Indians were permitted to exchange their right for return passages after ten years in the colonies into land-grant, as well as the right to purchase additional land at £1.00 an acre. Many went into paddy cultivation and so introducing several of the staple diets into the region like rice and mangoes the national fruit of India, not forgetting the curries and all its variations that the coolies introduced which today has become the most popular dish in the Caribbean. Less that one in four Indians returned to
India, while the mortality level on ships and working conditions on the plantation came in for criticism throughout the indentured period.
Exploitation and shortage of Women
Demand for sugar increased in Europe as the quality of life improved in the nineteenth century.
The plantation owners were demanding more profits to maintain their exorbitant lifestyle, which
meant the managers and overseers on the plantations were pushing their labourers in the cane fields and sugar factories of which any job that can be done by a labourer was exempted from mule or machine assistance. Out of every 1000 indentured labourer introduced in the Caribbean only 527 survived the harsh conditions. The coolie remained the all-purpose work animal.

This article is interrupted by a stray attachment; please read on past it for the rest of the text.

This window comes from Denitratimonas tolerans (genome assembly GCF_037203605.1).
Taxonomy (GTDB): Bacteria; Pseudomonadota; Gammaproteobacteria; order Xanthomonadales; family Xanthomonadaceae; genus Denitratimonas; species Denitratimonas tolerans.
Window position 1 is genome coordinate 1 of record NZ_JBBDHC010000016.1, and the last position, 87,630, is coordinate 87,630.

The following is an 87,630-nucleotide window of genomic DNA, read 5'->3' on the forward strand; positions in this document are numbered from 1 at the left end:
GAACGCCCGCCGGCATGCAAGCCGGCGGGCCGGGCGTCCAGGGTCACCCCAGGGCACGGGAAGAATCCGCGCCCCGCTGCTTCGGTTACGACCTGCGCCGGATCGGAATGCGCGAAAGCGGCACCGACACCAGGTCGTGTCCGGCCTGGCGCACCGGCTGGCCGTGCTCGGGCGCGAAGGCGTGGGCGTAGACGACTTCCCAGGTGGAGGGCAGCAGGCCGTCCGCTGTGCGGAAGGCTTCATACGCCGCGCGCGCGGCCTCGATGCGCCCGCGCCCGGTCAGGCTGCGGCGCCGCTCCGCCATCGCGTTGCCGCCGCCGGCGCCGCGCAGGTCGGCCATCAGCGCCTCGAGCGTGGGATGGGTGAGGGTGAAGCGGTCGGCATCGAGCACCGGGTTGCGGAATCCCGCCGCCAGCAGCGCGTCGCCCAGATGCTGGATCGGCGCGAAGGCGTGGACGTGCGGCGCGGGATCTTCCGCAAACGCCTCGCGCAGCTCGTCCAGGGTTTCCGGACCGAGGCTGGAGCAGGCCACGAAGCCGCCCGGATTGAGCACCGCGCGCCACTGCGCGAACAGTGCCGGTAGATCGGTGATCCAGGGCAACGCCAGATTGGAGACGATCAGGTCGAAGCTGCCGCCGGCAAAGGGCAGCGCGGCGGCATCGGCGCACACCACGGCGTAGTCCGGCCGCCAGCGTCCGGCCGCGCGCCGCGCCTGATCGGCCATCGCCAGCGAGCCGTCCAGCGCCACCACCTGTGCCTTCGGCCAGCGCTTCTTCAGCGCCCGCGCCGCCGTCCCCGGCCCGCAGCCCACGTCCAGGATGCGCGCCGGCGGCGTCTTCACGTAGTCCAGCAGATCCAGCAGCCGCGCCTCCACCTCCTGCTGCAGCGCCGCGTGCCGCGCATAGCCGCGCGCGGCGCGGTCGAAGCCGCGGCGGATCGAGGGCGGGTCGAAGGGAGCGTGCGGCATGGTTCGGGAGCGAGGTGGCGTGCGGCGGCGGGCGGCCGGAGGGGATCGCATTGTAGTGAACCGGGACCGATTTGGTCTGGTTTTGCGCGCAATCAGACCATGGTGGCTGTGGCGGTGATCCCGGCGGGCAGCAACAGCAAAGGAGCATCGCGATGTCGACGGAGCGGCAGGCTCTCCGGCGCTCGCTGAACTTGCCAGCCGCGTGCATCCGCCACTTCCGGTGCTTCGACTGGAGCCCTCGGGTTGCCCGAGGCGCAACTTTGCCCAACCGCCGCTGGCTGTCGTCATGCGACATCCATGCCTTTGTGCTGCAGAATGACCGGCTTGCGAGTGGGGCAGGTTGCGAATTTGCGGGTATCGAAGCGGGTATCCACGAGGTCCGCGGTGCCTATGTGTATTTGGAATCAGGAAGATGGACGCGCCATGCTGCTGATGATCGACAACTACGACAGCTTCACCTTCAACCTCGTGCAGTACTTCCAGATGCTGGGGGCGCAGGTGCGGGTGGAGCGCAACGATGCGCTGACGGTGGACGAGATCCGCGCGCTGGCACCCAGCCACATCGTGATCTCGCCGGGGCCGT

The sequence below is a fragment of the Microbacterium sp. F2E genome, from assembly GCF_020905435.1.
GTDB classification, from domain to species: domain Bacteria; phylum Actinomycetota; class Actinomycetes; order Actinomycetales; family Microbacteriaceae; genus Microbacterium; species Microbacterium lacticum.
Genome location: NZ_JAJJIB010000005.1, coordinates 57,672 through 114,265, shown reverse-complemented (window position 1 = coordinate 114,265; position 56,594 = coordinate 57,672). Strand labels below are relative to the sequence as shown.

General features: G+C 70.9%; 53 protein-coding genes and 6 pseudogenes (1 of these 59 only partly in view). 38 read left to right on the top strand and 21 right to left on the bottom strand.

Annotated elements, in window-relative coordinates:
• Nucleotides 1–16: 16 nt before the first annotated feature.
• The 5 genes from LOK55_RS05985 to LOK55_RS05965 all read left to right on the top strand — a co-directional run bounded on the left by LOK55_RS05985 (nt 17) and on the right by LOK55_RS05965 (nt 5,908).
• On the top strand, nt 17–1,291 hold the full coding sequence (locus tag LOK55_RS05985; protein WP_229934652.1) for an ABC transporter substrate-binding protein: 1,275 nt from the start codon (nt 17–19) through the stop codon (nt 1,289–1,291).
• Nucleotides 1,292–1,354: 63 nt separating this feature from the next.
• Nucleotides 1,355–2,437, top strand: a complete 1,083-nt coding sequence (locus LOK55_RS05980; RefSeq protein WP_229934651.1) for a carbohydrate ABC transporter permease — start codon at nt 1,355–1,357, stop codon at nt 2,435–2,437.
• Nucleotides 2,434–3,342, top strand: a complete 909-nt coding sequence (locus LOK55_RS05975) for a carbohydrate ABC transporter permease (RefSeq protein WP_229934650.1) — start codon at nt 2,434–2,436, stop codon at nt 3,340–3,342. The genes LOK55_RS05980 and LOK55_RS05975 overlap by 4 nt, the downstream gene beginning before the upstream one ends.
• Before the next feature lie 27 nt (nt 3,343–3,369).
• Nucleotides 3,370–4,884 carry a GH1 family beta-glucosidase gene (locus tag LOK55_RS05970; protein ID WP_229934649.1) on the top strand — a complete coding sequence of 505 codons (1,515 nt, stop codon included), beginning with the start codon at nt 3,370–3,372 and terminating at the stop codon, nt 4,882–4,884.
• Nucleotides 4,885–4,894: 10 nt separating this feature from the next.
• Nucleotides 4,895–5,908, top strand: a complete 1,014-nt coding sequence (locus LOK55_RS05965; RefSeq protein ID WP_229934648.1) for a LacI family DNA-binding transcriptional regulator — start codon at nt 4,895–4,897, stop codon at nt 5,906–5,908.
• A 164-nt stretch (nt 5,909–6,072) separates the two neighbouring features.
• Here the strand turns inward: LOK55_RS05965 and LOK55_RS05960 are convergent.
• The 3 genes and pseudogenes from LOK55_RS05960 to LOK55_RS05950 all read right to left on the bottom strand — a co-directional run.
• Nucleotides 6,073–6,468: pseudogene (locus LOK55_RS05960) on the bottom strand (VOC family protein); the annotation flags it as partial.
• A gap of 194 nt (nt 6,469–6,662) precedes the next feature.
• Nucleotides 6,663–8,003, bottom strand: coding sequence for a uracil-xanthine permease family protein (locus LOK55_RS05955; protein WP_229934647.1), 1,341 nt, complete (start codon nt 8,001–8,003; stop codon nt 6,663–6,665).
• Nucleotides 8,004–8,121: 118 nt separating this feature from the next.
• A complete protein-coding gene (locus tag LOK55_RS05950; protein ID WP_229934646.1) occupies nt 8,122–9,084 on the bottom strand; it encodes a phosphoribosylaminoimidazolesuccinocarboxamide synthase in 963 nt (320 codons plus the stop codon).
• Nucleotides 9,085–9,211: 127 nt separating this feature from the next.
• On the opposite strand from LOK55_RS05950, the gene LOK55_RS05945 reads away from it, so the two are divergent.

The wage rate stagnated for over one hundred years. Work on the sugar estates was hardest of all, harder than that of the coffee estates, tea gardens or rubber plantations. The sugar industry which provided nothing for the workers by way of incentives, succeeded in keeping them hard at work by a system of penalties and punishments. The role of the task masters was grim and their capacity to exploit the coolies continually included exploitation of their women.
The watch-dogs – the Protectors and the magistrates identified with the planters not with the workers. Survival depended largely on their own powers of resilience, sometimes recreating some semblance of the lost India in festivals and feasts.
Too often their attempt to forget the cane fields ended up in jealous fighting over the women, (sometimes one woman to ten men) and drunken oblivion.
Although the indentured coolie could be held in legal bondage only for a period of years, the plantation held most of them for life. The only escape was to return to India worn out and impoverish in most cases. For almost a century after slavery the plantation imposed a total way of existence upon generations of bonded Indians.